Edward Vincent Devlin Jr. – A profile of a great American

Edward Vincent Devlin Jr.

Edward Vincent Devlin Jr.

In 1992 I was fortunate enough to meet Senator John McCain and the then surviving members of the Tuskegee Airmen.  It was at an Air Force Sergeants’ Association banquet in Indianapolis, Indiana.  As a young airman myself, only 4 years into a 22 year career, I was more than a little star struck.  I remember thinking how awesome it was, the chance to meet such great Americans.

What an idiotic thought that was.

Now don’t get me wrong, those men were and are great Americans and their service to this country and their contribution to our freedom may go unmatched.  The idiotic part was thinking I had not already met some great Americans.  Even dumber was the implied premise I had constructed that you had to have grand achievements and be noticed by a bunch of people in order to be considered a great American.

Mr. Devlin blows that premise out of the water.  To most of you this matters not a bit, and that’s ok.  Really no way you could know who he is, or why I consider him to be a great American.  But if you read on I’ll tell you who he is and why he is.

I met Kevin Devlin, or Duffy as we called him, when I started working in the Sears hardware department, back in Jersey, in 1985.  Man, Duff was a different dude.  Respectful to a fault, always on time, never left early, work hard from punch in to punch out (time cards kids – look it up), and the most conscientious kid you will ever meet.  Sadly those qualities made you standout, as they were not the norm in that joint.  The manager introduced me to Kevin and later told me she doesn’t mess with the stockroom, Kevin has it squared and we like it that way.  I said, “He looks like he’s only 12.” She said “17, but that’s ok, he’s the best worker in the place and he’s all ours.”

It took six weeks of Air Force basic training for me to learn the labels for the traits that made Kevin a “different dude”: character, honesty, leadership, followership, desire to do well just to do well.  Duff has those in spades.  I had seen them before, in my old man, just didn’t know what they were called.  I also learned in those six weeks at Lackland AFB that people don’t come by those traits by accident.  They are taught and they are learned and hopefully they are applied.  Ed Devlin had taught his youngest son well.

So Mr. Devlin taught the kid to be a stand up guy, respectful and respected.  What else did he do?  Oh nothing really, other than serve his country almost the entirety of his adult life.

A United States Marine, Mr. Devlin served in Korea with distinction during the war. After getting home he became a New Jersey State Trooper.  He served the state of New Jersey as a Trooper for 31 years retiring as a Lieutenant.  During that time he, along with his wife, raised a family of 7 kids: the afore mentioned Kevin, two more boys and four daughters.

He sought no fame, no fortune.  He chased no excess.  He gave and he served.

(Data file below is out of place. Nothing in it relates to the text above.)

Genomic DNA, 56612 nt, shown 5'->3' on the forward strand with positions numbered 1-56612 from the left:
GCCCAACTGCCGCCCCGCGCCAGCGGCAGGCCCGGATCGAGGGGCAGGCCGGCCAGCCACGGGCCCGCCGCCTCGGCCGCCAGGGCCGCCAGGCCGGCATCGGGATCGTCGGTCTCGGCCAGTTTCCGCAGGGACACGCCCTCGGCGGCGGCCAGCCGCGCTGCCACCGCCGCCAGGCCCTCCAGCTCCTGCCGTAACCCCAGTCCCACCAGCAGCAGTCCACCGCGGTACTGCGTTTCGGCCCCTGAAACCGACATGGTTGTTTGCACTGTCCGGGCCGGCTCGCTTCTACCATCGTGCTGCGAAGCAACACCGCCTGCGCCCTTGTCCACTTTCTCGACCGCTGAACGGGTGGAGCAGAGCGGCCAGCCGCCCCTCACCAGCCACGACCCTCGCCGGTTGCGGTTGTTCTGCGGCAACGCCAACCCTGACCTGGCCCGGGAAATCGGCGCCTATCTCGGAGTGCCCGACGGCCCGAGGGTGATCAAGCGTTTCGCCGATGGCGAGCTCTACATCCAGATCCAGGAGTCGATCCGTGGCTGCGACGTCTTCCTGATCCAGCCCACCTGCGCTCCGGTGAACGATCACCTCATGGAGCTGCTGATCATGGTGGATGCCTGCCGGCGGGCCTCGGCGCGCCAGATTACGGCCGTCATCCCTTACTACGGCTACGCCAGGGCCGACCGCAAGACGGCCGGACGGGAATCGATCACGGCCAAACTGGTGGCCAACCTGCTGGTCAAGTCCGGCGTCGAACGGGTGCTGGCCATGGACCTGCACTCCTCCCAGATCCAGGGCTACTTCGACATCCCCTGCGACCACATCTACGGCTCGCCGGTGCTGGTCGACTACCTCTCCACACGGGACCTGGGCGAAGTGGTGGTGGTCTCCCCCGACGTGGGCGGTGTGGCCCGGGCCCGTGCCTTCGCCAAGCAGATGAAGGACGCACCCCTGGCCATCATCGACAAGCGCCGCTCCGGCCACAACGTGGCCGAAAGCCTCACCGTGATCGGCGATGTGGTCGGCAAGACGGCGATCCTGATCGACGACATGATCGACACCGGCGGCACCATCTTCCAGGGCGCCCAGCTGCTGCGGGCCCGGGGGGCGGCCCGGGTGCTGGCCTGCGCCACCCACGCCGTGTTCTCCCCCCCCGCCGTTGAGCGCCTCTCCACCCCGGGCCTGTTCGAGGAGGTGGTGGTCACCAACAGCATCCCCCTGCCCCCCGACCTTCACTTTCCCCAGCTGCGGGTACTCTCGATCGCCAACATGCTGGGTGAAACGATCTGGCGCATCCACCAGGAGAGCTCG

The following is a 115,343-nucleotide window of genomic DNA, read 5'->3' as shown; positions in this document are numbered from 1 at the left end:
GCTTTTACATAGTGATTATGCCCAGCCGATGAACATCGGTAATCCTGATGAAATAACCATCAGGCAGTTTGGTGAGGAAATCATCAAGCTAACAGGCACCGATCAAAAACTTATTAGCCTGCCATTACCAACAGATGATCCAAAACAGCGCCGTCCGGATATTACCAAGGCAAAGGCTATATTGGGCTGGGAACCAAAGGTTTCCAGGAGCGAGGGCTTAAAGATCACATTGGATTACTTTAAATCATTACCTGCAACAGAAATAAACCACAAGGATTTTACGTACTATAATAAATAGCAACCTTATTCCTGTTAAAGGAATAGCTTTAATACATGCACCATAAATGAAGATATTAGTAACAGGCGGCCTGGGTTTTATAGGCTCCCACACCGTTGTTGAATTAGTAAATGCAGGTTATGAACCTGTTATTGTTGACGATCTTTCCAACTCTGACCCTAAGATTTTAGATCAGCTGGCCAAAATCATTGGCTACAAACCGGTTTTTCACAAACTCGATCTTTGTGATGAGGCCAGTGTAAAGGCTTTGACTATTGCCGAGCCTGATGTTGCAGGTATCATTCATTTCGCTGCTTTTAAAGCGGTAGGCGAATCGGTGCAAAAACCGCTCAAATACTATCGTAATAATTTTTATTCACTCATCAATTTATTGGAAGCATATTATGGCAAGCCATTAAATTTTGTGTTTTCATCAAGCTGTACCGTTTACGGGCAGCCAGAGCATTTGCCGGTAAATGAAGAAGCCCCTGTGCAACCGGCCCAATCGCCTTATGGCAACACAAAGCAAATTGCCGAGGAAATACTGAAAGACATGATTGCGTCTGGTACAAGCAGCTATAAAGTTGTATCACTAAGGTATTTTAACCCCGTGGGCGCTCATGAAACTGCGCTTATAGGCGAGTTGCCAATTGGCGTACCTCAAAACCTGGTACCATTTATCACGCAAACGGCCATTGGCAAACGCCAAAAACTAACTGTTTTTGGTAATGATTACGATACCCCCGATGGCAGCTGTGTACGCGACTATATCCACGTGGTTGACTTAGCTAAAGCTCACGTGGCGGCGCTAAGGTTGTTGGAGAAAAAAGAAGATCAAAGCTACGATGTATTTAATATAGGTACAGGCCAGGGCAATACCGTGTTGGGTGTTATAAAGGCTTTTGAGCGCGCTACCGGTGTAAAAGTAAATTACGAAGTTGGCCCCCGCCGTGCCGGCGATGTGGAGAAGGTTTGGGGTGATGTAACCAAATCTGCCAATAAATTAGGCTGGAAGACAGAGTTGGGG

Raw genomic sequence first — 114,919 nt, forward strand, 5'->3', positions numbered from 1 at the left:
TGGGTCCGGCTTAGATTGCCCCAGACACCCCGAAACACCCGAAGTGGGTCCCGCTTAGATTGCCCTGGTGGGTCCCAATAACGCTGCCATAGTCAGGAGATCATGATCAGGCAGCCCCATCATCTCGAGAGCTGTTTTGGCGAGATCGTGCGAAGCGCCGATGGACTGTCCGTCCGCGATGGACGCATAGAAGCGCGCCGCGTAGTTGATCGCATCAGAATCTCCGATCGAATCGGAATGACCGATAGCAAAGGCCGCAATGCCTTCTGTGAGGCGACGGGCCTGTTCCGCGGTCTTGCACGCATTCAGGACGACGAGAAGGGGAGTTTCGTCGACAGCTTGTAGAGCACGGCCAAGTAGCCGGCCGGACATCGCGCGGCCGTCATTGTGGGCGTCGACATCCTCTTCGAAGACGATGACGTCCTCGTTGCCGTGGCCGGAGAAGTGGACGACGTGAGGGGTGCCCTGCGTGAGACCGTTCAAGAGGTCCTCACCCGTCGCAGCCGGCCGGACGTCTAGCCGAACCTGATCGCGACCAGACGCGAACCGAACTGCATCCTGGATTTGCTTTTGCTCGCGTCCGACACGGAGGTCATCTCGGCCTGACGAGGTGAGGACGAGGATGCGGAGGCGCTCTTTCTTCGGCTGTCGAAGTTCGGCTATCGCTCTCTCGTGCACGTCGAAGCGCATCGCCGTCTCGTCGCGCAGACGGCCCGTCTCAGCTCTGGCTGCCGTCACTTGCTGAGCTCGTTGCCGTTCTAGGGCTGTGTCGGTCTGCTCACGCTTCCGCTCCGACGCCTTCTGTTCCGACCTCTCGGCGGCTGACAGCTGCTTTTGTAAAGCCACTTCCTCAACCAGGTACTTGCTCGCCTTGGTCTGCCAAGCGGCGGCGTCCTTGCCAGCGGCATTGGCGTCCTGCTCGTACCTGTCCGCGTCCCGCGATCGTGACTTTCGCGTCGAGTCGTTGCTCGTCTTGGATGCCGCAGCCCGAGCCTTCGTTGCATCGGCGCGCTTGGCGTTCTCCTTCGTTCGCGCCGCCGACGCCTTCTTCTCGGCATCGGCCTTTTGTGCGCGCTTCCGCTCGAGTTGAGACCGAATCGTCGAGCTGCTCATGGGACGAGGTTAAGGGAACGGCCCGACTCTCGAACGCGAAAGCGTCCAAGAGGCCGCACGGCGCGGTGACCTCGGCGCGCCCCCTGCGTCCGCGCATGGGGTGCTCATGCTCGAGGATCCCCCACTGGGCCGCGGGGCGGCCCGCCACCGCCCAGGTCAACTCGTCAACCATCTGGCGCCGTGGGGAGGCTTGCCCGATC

Some of you may be saying, so what, a lot of people do this, what makes him great?

Good question.

Answer: All of it.

The people who tend to get labeled great are such because of their ability on a court or field, or because of their acquisition of enormous wealth.  Some get that label for just being born into families of athletes or millionaires and somehow become famous for no apparent reason and we are left scratching our heads asking why.  For some it seems the more bizarre the circumstances surrounding their tragic and untimely death, the higher the pedestal they are put on, the more notoriety they receive.  This appears to be society’s definition of great.

I’m tired of that definition.

Mr. Devlin never asked for applause, limelight, or tried to put his kids birth pics on the cover of People Magazine for a hefty sum.  He built a life, raised a family, served his fellow man, and taught his kids to do the same.

This is what greatness should look like.  This is how we should define it.  These are the people who should be celebrated.  This is what we should strive for I think.

Look through that lens and I bet you know a lot more great Americans than you thought.  When you think of someone fitting that definition you should tell people, people should know it and we should celebrate them.

Edward Vincent Devlin Jr. is a Marine, a father, and a great American and I think people should know it.

Semper Fidelis or Semper Fi, the Latin term for Always Faithful, is the common exchange between Marines when they come and go in combat or everyday life.  I’m not a Marine so I’ve not earned the right.  I’ll close with an Air Force tradition when one of ours takes their final flight to the heavens.

Blue Skies Mr. Devlin

3 comments on “Edward Vincent Devlin Jr. – A profile of a great American

  1. JETSR says:

    Nice words for man who obviously touched and impacted your life. I concur with your description of what a great American is. You know a great American when you meet one. Our society is too quick to assign names that may not have been earned or deserved. Thanks for refreshing the memories of your followers with the baseline character cornerstones we should all strive to have.

  2. Kevin Devlin says:

    I found your letter about my father. I may have read it before, but don’t remember. I would like to personally thank you for your kind words. I too met your father. He, like my father wad minted in a different time. I like the idea that I have some of his traits. I miss him greatly as you miss your father. It’s been a long time, but am now retiring in weeks after my 25 years in police work like my father. Times are different and it’s nice to know there are still people out there who value the characteristics we both do. Keep up the good work, I am listening to your pod cast.


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